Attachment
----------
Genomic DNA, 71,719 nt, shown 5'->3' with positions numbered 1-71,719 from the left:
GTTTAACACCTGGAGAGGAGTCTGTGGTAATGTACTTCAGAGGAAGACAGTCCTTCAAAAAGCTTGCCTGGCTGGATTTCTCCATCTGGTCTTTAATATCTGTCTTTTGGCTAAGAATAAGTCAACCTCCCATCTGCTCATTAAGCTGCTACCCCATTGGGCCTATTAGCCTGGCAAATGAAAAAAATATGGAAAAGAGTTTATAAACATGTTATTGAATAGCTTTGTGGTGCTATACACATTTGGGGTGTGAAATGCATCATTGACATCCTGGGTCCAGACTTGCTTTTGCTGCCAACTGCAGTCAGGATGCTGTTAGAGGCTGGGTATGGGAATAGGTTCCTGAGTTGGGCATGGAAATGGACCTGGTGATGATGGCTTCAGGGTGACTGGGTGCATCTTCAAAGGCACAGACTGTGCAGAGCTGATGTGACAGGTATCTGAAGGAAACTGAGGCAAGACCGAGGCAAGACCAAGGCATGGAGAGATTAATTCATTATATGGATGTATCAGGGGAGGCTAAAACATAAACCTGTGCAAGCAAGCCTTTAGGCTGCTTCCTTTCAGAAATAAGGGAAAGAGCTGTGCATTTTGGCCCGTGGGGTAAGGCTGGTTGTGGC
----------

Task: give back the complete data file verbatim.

Genomic DNA, 71,719 nt, shown 5'->3' with positions numbered 1-71,719 from the left:
GTTTAACACCTGGAGAGGAGTCTGTGGTAATGTACTTCAGAGGAAGACAGTCCTTCAAAAAGCTTGCCTGGCTGGATTTCTCCATCTGGTCTTTAATATCTGTCTTTTGGCTAAGAATAAGTCAACCTCCCATCTGCTCATTAAGCTGCTACCCCATTGGGCCTATTAGCCTGGCAAATGAAAAAAATATGGAAAAGAGTTTATAAACATGTTATTGAATAGCTTTGTGGTGCTATACACATTTGGGGTGTGAAATGCATCATTGACATCCTGGGTCCAGACTTGCTTTTGCTGCCAACTGCAGTCAGGATGCTGTTAGAGGCTGGGTATGGGAATAGGTTCCTGAGTTGGGCATGGAAATGGACCTGGTGATGATGGCTTCAGGGTGACTGGGTGCATCTTCAAAGGCACAGACTGTGCAGAGCTGATGTGACAGGTATCTGAAGGAAACTGAGGCAAGACCGAGGCAAGACCAAGGCATGGAGAGATTAATTCATTATATGGATGTATCAGGGGAGGCTAAAACATAAACCTGTGCAAGCAAGCCTTTAGGCTGCTTCCTTTCAGAAATAAGGGAAAGAGCTGTGCATTTTGGCCCGTGGGGTAAGGCTGGTTGTGGC